Interpreting the Yoga Sutras
The Yoga Sutras (which means strings) are 195 aphorisms about a philosophy that was called Yoga at the time. It’s important to note that the word ‘Yoga’ has been used for multiple purposes in different contexts and historical settings and has a variety of meanings in Sanskrit. It’s most common contemporary definition, union, is only one possibility. The Yoga of Patanjali is more aptly translated as concentration or, as Barbara Stoler Miller does, discipline. As a philosophy, Yoga examines the human spirit’s relationship to the material world and how the spirit might be freed from suffering through discipline and introspection. It has very little to say about postural practice, as we will see.
The sutras are dense and abstruse, both in their language and their content, so they are most often accompanied by an explanatory commentary. This was true even in ancient times. The first commentary, credited to Vyasa (which means editor), was possibly written by a near contemporary of Patanjali, suggesting that his verses were not a lot clearer to readers in his own time than they are now. Vyasa’s interpretation introduces some vocabulary and themes that are not present in the original work, in particular, several that pertain to a closely related philosophical system of the day, Samkhya. This commentary has had a strong and lasting effect on the interpretation of the Yoga Sutras up to the present day.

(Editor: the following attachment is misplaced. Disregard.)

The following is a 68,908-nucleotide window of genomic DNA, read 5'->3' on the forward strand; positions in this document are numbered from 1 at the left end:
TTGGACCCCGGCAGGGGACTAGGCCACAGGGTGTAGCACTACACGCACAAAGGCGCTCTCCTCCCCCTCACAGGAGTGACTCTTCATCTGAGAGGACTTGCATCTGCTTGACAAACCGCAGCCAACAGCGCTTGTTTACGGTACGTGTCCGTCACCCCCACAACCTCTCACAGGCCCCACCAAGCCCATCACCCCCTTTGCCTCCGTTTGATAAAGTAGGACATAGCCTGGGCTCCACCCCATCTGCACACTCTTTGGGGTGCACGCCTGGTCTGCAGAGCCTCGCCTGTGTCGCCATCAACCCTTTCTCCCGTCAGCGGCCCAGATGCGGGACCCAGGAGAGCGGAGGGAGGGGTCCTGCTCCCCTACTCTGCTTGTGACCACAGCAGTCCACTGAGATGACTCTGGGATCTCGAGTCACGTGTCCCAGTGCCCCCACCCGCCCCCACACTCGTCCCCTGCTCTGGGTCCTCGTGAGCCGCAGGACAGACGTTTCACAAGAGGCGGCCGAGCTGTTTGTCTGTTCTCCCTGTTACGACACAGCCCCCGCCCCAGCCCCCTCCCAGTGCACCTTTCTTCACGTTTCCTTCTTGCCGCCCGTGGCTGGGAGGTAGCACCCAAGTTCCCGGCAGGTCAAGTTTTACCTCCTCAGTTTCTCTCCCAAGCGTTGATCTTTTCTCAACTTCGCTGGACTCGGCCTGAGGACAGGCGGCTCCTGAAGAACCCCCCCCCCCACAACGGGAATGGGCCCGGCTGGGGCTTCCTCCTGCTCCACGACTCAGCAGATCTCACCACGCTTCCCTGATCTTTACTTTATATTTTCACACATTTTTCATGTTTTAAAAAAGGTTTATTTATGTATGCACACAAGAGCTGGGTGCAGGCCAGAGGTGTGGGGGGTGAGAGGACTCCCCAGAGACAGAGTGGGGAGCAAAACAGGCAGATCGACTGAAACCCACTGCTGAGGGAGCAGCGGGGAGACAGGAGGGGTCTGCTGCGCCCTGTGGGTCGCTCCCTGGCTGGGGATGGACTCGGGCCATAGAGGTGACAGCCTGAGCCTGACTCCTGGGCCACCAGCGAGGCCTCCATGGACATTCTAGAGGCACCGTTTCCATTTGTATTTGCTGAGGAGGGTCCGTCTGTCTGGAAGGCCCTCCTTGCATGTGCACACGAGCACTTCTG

Yoga and Samkhya
Samkhya and Yoga are both Dualistic systems that recognize a difference between Spirit (Purusha) and Matter (Prakriti). Salvation, which is the goal of both systems, is achieved when a person is freed from the cycle of death and rebirth by the realization that their Spirit is pure consciousness and therefore not tethered to the material world. In Samkhya, this is achieved through a process of rational inquiry into the nature of matter, while in Yoga the same result is reached through deep meditation.